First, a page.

This is sticky worthy!
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Ok guys here we go. Go get your thinking caps on and come on back to read this.
This is a fast and basic run down on how to use ANY MILRAD based reticle system in a riflescope. This is a excerpt from my Advanced Mil-Dot Class that I hold during the year.
What you need to have and know first off.
1. A calculator
2. A understanding of MOA
3. A understanding of the English unit of measure " inches, feet, yards"
4. A open mind and the ability to comprehend what you read.
5. A 100yd range
6. A computer printer
7. My e-mail address
Well here we go, A milradian is a unit of measure. To understand this unit of measure, and how it helps you is simple. All you need to do is know how big a MILRAD is at each 100yd lines you plan on ranging or shooting a target at.
To do this at home, all you need to do is take the yard line value as in the 4 from 4 00yds an times it by 3.6" and you get the value for that distance. So now we know how big a Mil is at each distance. This information will inform you the shooter to the danger space, under shot, over shot, and point blank ranges of each ZERO you use. For more info on that, come see me
Using the reticule for unknown distance target ranging, or hold overs/unders is the same skill set. To range a target you need to know target size in width or height or mil size for advanced MILRAD usage.
How does this work?
Very simply, to find an unknown you need two pieces of the puzzle that are known correct? So for you to find an unknown distance to a target you need the following.
Mil size + Target size = distance to target.
So all you do is this.
Target size x 27.778 = a number / mil reading in the reticule = Target distance. That's it.
Let's work on this. I have a 20" x 40" target.
Now since I know how big a target is, all I need to do is line the target up in my reticle to get the Milrad reading.
The target to the right reads 1.2 Mil tall and .6 Mil wide. So lets use these numbers to get the range
40 inches x 27.778 = 1111.12
1111.12 / 1.2 Mil = 925.933 or 926yds
20 inches x 27.778 = 555.56
555.56 / .6 Mil = 925.933 or 926yds
WOW HOW DID THAT HAPPEN???????????????????????????????????
So tell me the range to the target on the left.
You should get a range of 555.56yds on both height and width.
Holds for Elevation, Windage
Now that we have covered the basic information and usage of the Mil-Dot reticle lets look at more advanced applications. We now know that a Mil-Dot reticle is a unit of angular measurement as is minute of angle. You can now use the ammunition ballistics that you have in MOA for hold-over's, hold-under's and windage to hit a target.
This is simple to do. Lets use the Federal Gold Metal Match .308 win Ammunition (FGMM) with the 175 grain bullet as an example.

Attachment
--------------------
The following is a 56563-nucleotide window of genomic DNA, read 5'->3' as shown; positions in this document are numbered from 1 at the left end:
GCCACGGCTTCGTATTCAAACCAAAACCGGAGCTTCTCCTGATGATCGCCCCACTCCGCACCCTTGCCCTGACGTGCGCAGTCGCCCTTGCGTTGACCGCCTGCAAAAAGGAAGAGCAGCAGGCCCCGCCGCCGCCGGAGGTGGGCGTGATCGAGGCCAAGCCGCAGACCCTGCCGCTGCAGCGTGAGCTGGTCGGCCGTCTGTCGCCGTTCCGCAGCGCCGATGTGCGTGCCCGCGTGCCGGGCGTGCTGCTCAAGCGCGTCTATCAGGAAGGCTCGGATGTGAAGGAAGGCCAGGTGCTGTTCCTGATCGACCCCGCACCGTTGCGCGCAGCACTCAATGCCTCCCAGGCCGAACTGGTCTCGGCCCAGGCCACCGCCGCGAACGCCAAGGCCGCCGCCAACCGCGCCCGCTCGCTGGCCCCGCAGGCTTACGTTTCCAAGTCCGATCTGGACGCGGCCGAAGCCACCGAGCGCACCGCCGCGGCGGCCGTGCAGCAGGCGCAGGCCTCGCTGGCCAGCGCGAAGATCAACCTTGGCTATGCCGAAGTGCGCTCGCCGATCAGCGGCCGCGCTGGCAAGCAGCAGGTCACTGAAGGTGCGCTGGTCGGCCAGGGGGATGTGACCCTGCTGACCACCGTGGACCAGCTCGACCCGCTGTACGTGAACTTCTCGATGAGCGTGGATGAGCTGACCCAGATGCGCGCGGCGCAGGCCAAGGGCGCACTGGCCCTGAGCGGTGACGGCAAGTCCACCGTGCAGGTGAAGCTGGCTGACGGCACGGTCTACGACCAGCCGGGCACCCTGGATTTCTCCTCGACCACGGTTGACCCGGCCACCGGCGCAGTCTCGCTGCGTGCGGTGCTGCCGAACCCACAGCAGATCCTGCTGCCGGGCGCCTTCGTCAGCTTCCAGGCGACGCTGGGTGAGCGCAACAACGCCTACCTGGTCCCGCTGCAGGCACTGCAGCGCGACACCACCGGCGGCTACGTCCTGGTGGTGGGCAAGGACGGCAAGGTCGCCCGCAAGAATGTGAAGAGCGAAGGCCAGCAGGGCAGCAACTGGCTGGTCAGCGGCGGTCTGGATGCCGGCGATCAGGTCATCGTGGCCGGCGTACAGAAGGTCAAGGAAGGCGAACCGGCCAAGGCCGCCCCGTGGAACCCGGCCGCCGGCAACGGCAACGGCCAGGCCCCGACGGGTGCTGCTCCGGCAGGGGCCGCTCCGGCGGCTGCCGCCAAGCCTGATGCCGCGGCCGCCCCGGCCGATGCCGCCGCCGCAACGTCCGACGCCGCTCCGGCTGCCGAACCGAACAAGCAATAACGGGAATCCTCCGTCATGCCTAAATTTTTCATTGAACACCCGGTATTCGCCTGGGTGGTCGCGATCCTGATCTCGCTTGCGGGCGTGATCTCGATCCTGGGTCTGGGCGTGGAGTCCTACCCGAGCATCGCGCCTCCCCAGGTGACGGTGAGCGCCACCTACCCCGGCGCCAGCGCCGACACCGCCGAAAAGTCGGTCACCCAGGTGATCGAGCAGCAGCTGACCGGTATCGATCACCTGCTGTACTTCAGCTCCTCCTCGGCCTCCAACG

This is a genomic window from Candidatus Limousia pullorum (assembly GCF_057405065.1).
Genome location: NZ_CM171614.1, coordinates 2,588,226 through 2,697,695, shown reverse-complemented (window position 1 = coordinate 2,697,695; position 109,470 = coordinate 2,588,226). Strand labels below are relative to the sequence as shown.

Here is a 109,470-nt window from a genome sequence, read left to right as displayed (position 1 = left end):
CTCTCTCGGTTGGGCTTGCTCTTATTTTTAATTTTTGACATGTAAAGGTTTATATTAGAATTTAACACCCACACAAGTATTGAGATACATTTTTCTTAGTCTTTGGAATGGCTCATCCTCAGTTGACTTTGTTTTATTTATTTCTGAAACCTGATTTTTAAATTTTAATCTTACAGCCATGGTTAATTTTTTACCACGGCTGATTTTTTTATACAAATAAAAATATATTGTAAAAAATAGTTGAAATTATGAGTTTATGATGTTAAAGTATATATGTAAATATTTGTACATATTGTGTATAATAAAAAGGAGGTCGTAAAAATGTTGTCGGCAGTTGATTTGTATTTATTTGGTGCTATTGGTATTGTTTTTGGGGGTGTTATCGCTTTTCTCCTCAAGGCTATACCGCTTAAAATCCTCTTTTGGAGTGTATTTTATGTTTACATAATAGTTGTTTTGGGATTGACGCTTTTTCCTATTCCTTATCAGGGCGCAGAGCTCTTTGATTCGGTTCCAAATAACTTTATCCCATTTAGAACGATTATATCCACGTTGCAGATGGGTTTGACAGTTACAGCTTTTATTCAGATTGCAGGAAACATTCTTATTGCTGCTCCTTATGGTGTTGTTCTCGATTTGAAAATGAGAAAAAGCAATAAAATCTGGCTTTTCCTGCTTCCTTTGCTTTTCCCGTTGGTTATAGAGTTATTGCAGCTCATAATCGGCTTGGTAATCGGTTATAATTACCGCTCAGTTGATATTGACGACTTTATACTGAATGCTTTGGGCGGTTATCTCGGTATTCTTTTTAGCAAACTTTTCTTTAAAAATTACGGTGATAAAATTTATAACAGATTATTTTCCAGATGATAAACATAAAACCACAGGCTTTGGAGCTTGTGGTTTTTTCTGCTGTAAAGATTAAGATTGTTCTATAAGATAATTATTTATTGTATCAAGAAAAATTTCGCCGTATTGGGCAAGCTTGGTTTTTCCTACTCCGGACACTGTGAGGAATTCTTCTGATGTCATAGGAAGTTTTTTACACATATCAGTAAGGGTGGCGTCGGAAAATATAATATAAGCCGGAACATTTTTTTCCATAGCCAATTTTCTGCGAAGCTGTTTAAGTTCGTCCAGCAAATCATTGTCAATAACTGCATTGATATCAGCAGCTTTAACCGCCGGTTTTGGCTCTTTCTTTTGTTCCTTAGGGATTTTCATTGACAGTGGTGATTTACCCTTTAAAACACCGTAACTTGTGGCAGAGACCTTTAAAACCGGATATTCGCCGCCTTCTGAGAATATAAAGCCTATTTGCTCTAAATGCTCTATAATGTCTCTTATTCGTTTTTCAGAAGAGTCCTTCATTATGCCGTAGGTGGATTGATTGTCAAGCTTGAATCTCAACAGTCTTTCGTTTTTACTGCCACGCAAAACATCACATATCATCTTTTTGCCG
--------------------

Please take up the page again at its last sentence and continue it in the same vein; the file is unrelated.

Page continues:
Since we now have the ballistics that our rifle shoots. You need to pick a ZERO range for your scope. Then get the adjustment-ups or adjustment-downs from that MOA drop at that range to all the ranges you plan on using the Mil-Dots for hold-over's and hold-under's for.
The easiest way I have found to get the best ZERO setting on the scope is to look at your MOA from the closest range you will shoot at to the farthest. Most of us will use a 100 yard to 1000 yard ballistic sheet. For the Federal Gold Metal Match .308 win Ammunition our chart lists 37.37 MOA as the total drop. We take the 37.35 and divide it by3.43775. This gives us 10.86 Mils of total drop. Most reticules have 8 Mil-Dots with a 10 Milliradian over all size reticule. I have found that a ZERO SETTING between 600 yards and 700 yards works best for the FGMM .308win ammunition to cover 100yards to 1000 yards.
With that in mind, we will use the 675 yard data as the ZERO but you can use any MOA ZERO you would like. Some use a 400yd ZERO also to engage targets from 100 yards to 800 yards. The 675 yard data is at 18.75 MOA setting on the optic's turrets from the 100yd ZERO. Now I need to find out what my adjustment-ups and adjustment -downs are from each range to 675 yards. If you subtract 675 yard MOA from 700 to 1000 yards you get your adjustment-ups. Then subtract the MOA at 100 to 500yds from the 675yd MOA for adjustment-downs.
You're adjustment-up / down chart will look like this:
Ok the fun part. We have the entire math we could ever want now. To make a hold-over / under we must take the adjustment-up/ down and divide it by 3.438 to get is value in Mil so we can use it with our reticule. Using the same data charts this is how itâ€™s done.
I have my adjustment-downs and ups. All I have to do is take the adjustment-up or down number and divide it by 3.438 to get my mil-hold.
400yard adjustment down from 675 yards = 11.21 MOA
11.21 / 3.438 = 3.26 Mil-Hold under 675yd ZERO
800yard adjustment up = 6.48 MOA
6.48 / 3.438 = 1.88 Mil-Hold over 675yd ZERO
To do the windage holds. All we have to do is take the true minute of angle wind drift and divide it by 3.438 and you get the wind hold in Mil.
This is how your holds will look like when you need to use them.
There is a lot more to this than what is posted. But it should get you on the right path. Hope this very short explanation helps. If you need any help, ask away.
Thanks. I've read alittle about how to use one, but would like to really learn to use it properly. This is good info.
Awesome post!! Thanks.
Outstanding! +1 to sticky
Another +1 for a sticky.
Its gonna take me 5 years to understand all that.
Deff needs to be sticky, by far one of the best write-ups on the subject I've ever seen.